Africities Summit to boost local economy

Africities Summit to boost local economyAerial photo of the M2 highway passing just east of Johannesburg's city centre. Photo copyright Oscar Guteirrez

Held every three years, the Africities Summit is the premier showcase for local government and cities in Africa.

Cooperative Governance and Traditional Affairs Minister Pravin GordhanCooperative Governance and Traditional Affairs Minister Pravin Gordhan officially launches the 7th Africities SummitThe 7th Africities Summit, to be hosted by the City of Joburg in December 2015, is set to be a major boost for the local economy.

"We are confident that the summit will stimulate local economic activities, especially tourism, as we witnessed with the 2010 World Cup," Cooperative Governance and Traditional Affairs Minister Pravin Gordhan said during the official launch of the summit in Johannesburg on Tuesday, 14 October.

Africities 7, Gordhan said, would look at creative answers to problems currently facing local governments across the continent. From 1 to 5 December 2015, the summit will explore the theme of "Shaping the future of Africa with the people: African local government contribution to the Africa 2063 vision".

Local government 'key to Africa's liberation'

"As the sphere closest to the people, effective local government is critical for ensuring that citizens have a positive experience of government," Gordhan said.

"It is when people are given the opportunity and resources to meaningfully participate in the affairs of their local governments that we can achieve the vision of a truly empowered and liberated people of Africa.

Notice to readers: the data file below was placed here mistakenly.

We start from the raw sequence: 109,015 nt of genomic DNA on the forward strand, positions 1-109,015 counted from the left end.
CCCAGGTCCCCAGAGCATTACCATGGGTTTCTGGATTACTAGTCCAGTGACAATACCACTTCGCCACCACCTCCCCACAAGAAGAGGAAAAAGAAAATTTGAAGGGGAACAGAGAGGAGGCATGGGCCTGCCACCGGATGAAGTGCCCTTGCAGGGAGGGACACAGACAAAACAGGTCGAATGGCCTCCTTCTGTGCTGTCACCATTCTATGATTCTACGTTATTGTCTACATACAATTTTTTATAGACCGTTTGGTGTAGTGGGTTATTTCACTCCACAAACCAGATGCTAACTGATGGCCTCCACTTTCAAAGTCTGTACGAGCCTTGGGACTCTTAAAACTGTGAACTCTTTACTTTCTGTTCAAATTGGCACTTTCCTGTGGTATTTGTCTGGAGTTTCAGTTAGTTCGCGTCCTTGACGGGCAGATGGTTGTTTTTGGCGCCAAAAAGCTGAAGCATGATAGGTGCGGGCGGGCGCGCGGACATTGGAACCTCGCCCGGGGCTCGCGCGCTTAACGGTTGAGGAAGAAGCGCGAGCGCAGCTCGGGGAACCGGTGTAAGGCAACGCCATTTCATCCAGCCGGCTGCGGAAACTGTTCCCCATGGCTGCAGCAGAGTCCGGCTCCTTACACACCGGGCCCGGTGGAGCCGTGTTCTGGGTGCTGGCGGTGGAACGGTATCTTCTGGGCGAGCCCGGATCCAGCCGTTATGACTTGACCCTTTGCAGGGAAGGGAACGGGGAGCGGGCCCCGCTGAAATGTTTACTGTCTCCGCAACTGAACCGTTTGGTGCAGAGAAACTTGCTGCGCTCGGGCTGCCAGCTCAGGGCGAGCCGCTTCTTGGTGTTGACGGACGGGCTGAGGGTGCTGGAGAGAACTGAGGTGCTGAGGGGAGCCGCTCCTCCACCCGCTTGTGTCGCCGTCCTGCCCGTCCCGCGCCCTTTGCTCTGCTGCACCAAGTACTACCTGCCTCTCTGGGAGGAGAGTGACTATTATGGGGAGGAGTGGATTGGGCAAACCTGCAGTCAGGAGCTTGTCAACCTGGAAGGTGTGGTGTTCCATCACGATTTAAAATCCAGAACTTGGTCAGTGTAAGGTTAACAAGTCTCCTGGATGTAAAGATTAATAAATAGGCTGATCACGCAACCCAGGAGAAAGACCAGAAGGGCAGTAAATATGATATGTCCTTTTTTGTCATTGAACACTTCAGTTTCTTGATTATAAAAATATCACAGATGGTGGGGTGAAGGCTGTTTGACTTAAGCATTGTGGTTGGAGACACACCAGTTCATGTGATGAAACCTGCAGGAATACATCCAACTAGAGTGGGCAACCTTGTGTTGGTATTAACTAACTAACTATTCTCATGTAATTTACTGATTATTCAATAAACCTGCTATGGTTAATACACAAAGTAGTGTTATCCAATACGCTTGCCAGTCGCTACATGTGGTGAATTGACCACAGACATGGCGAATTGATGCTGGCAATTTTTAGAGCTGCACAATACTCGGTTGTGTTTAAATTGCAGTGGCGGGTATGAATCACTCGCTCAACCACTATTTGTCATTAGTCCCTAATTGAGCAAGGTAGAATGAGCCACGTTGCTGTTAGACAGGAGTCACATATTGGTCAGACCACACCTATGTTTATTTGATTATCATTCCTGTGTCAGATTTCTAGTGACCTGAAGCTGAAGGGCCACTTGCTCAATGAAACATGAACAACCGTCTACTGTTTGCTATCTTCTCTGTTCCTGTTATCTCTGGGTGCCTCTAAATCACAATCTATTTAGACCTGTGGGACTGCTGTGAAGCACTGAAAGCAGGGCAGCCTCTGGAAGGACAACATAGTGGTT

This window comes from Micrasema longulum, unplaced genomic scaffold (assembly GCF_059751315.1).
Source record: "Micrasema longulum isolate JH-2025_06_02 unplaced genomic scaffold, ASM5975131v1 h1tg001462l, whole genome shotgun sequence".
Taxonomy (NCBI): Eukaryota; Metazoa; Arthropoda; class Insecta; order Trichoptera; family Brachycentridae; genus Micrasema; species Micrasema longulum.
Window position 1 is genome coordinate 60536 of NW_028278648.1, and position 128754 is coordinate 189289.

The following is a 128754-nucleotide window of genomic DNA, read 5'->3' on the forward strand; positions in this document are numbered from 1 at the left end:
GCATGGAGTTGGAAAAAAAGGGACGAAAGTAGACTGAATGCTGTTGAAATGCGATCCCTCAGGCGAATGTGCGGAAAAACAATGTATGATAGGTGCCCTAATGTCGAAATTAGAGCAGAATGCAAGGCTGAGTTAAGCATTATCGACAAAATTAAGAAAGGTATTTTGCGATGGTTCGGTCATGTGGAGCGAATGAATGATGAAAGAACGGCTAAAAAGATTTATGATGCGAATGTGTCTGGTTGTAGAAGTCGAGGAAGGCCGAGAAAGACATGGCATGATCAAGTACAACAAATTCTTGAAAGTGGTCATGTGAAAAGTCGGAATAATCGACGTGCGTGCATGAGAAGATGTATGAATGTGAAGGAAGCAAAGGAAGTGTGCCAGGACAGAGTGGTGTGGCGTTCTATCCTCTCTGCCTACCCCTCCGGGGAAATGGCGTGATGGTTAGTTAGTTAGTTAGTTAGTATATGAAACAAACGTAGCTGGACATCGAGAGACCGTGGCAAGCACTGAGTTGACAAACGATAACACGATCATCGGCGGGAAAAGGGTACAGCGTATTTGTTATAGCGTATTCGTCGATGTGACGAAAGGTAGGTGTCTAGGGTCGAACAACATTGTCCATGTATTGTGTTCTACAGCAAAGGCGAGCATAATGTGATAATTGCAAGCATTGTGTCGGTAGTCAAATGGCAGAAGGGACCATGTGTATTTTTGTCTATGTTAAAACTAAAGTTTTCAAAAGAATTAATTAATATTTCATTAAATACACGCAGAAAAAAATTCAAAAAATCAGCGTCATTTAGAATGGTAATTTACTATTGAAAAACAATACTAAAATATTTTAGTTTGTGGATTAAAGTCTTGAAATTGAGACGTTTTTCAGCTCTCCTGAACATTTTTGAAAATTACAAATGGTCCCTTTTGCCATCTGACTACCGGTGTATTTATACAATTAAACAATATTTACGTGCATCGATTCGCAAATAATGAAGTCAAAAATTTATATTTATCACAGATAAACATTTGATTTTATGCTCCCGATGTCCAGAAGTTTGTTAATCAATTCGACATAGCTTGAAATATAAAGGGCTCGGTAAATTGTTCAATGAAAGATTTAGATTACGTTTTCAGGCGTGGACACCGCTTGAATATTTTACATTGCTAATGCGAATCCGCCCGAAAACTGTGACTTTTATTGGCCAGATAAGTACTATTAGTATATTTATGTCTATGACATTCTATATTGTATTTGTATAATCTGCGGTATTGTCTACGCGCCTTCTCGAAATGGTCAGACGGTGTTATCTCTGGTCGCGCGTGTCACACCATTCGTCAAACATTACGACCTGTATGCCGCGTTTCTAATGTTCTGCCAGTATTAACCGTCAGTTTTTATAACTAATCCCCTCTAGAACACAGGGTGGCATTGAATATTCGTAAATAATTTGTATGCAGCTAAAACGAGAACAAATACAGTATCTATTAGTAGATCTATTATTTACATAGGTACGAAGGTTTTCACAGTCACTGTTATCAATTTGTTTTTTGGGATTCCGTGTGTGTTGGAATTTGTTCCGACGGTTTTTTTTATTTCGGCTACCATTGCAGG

"Our collective mission is to support the building of a capable, efficient and effective local government system that changes the quality of life of the one-billion citizens of Africa."

Gordhan described the summit's theme as "very appropriate at a time when, throughout the world, the democratic model is perceived to serve elites only, and economic benefits are unevenly shared".

Developing a new and better Africa by 2063 "is a task that starts now, as we begin to outline the local government vision for the next 50 years," Gordhan said. "Ours is the task to write the next chapter in the history of Africa, and improve the quality of life of all Africans, young and old, poor and rich, urban and rural, uneducated or educated, women and men."

Engaging with Africa's diverse constituencies

Organised by the United Cities and Local Governments of Africa (UCLGA), the summit takes place every three years and tackles issues of urban and economic development in African cities.

Topics to be covered during Africities 7 include the social and economic impact of urbanisation, economic growth and urban poverty, infrastructure development, environmental challenges and climate change.

The UCLGA's members include 40 national associations of local governments from across Africa, along with 2 000 cities with more than 100 000 inhabitants worldwide.

"All of us need to cooperate to solve the problems," Gordhan said at the launch, adding: "The biggest challenge is to turn inequality around."

Johannesburg Executive Mayor Parks Tau described the summit as the premier showcase for local government and cities in Africa, adding: "It also plays an increasingly important role in creating discourse, dialogue and debate on the role and future of African cities."

Engagement with Africa’s diverse and mobile constituencies, each with its own aspirations, was a challenge that had to take seriously, Tau said. "For African cities to survive and prosper in the 21st century, their officials need to work closely with these varied and dynamic urban constituencies."

Tau said the intended outcomes of the summit were ones that would "give the people a voice, give them a stake in the game as active engaged citizens in local government and decision-making".

The City of Johannesburg was selected to host the 7th Africities Summit based on its track record of organising major international events, including the Metropolis Board of Directors and One Young World meetings in 2013.

More than 5 000 participants from across the globe, including local and national government officials, economists and financial planners involved in local economies, are expected to attend the summit.

Sources: and